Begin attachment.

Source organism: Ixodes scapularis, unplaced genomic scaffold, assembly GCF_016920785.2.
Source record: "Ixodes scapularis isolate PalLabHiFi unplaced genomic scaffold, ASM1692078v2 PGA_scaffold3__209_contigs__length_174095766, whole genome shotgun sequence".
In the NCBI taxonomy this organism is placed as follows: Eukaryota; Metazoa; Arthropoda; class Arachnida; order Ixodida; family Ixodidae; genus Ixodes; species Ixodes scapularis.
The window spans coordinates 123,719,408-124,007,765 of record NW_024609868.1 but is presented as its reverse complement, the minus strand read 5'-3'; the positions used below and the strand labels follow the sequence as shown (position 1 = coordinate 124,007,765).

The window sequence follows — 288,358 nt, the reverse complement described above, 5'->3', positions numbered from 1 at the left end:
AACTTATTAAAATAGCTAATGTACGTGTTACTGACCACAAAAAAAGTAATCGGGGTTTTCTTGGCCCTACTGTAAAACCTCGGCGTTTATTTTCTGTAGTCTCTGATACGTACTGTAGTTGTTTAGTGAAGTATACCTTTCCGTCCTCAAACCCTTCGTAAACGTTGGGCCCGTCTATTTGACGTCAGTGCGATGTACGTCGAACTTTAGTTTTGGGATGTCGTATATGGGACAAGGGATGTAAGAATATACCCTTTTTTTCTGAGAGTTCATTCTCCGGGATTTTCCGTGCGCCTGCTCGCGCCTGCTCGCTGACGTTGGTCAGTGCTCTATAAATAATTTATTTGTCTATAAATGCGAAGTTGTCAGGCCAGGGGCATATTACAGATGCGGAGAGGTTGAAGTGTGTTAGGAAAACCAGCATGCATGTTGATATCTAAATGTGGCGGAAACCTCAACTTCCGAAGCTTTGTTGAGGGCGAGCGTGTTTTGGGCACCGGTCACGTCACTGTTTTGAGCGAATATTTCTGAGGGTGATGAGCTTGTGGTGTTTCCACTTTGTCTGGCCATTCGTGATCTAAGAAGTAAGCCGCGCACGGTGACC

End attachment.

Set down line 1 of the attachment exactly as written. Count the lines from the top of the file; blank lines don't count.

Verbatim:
Source organism: Ixodes scapularis, unplaced genomic scaffold, assembly GCF_016920785.2.